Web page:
Adaptability—The Key to Optimal Health

Let’s not sugarcoat things here, folks. The last three-plus months have put many of us on edge. The lockdown. Unemployment. Living in fear of a dry cough, fever, or shortness of breath. While little pieces of our routines are coming back into play, COVID-19 has changed the way we function on a daily basis.

With a gazillion choices available, facemasks have become the new fashion accessory. Be sure not to leave the house without it—or you may not be allowed to complete the task you set out to do. Like the fuzzy dice hanging from every cool kid’s rearview mirror in the 1950s, facemasks are all the rage in 2020.

Of course, many people are hoping for a vaccine that will be the saving grace to end our worries and gets us back to the good old days. You remember 2019, don’t you? Carefree social activities, hugging at will, and facial expressions. Man, those were good times!

But is vaccination the key to optimal health? We’ve discussed the difference between vaccination and immunization in the past, and it bears repeating. Proper self-healthing requires us to consider all sides of an issue. It’s the only way to make a truly informed decision about anything, including your health.

The way I see it, adaptability has never been more important to your health than it is right now. So if this has never been one of your strongest traits, it’s time to start developing it.

The Cambridge English Dictionary defines adaptability as “an ability or willingness to change in order to suit different conditions.”

We can certainly agree that we’re living under different conditions than we were back in February. And I’m certain that each one of us has the ability to make changes accordingly.

The thing I love about the this definition is the use of the word “willingness.” That’s always the kicker, isn’t it? We humans are creatures of habit, and changing the way we do even the most basic things—such as what we eat or the way we spend our time—isn’t a gimme.

While living under these new conditions, are you willing to make changes that will help you maintain or move toward optimal health?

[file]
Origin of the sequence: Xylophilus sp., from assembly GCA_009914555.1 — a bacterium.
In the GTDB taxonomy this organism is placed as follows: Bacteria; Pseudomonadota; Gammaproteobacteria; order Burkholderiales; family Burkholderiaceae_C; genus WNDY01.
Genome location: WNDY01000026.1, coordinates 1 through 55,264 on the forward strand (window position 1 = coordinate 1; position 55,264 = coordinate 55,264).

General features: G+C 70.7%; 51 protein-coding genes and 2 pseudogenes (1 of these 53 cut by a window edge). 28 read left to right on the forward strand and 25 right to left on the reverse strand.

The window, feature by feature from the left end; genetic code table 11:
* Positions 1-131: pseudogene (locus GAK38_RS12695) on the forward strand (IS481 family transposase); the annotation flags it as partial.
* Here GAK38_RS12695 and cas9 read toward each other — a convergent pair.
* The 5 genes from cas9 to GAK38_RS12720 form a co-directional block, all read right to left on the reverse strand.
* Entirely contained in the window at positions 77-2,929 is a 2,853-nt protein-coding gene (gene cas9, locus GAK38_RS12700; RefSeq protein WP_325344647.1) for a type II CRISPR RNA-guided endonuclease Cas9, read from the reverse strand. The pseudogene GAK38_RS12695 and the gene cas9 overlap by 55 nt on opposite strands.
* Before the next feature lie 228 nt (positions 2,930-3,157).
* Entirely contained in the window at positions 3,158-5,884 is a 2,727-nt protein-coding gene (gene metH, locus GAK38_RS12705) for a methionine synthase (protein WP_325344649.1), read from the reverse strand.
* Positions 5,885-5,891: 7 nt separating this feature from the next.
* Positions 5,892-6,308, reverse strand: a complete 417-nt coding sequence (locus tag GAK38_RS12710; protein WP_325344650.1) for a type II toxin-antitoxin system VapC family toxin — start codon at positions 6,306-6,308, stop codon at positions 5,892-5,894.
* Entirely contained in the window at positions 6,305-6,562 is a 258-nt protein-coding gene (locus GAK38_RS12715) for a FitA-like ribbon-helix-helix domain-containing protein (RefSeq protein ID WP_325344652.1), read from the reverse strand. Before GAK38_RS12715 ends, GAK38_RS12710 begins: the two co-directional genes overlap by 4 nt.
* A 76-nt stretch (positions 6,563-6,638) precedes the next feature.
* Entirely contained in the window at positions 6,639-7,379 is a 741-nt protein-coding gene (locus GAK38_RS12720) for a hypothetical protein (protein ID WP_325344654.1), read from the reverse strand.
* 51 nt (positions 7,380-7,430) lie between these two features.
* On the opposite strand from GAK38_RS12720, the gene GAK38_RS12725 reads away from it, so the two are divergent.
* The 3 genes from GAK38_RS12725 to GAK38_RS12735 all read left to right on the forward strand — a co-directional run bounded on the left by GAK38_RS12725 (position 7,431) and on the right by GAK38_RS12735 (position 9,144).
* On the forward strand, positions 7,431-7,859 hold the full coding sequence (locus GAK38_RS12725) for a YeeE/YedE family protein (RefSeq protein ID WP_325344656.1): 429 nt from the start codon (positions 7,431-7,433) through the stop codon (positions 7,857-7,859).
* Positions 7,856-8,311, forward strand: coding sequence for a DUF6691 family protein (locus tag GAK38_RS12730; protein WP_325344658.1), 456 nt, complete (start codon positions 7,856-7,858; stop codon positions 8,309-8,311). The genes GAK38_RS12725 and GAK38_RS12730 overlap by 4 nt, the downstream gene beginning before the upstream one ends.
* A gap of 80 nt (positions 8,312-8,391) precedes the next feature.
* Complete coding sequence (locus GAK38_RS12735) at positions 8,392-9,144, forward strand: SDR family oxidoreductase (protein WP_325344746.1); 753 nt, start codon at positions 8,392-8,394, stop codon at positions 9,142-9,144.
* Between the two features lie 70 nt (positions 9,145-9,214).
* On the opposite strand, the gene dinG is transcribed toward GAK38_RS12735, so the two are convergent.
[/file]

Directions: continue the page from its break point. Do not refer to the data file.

Assuming you are, let’s point you in the direction of a few useful blog posts at SRP. Read them, and you’ll be sure to find even more resources, tips, and motivations.

  • How to Win at Lifestyle Changes.” Making positive changes to your lifestyle can seem downright impossible, especially in the beginning. This article outlines a few strategies that will give you a better chance at making these changes stick over the long-term.
  • Healing the Immune System.” This timely post from certified natural health practitioner Maria Atwood is a crash course on the immune system—what it is, how it works, and what you can do to heal it and keep it healthy. After all, a strong immune system is our ally in fighting fight off viruses, recovering from them, and even getting vaccinated against them.
  • Powerful Stress Reducers (That Aren’t Meditation).” Even if meditation isn’t your thing, you can still find another method for dealing with the stress in your life by making it a part of your daily routine. Read this post for a few ideas.
  • It’s Never Too Late to Sleep Like a Baby.” Find the sleep scenario that best describes your particular bedtime issues in this article from Dr. Lowell Keppel. Once you know the problem, you can improve your sleep by keeping track of your sleep patterns and following Dr. Keppel’s supplement guidelines. You’ll be sleeping like a baby before you know it, which makes everything in life that much better.

These aren’t necessarly new ideas. But adaptability sometimes means unlearning old habits we’ve been getting away with and bringing back some forgotten, enduring truths.

Images from iStock/Olga Chetvergova (main), chatursunil (post). 

Paula Widish

Paula Widish, author of “Trophia: Simple Steps to Everyday Self-Health”, is a freelance writer and self-healther. She loves nothing more than sharing tidbits of information she has discovered with those who are interested. (Actually, she loves her family more than that—and probably bacon too.) Paula has a bachelor’s degree in Psychology and Public Relations and is a Certified Professional Life Coach through International Coach Academy. To get in touch with her, leave a message here or check out her website at PaulaWidish.com

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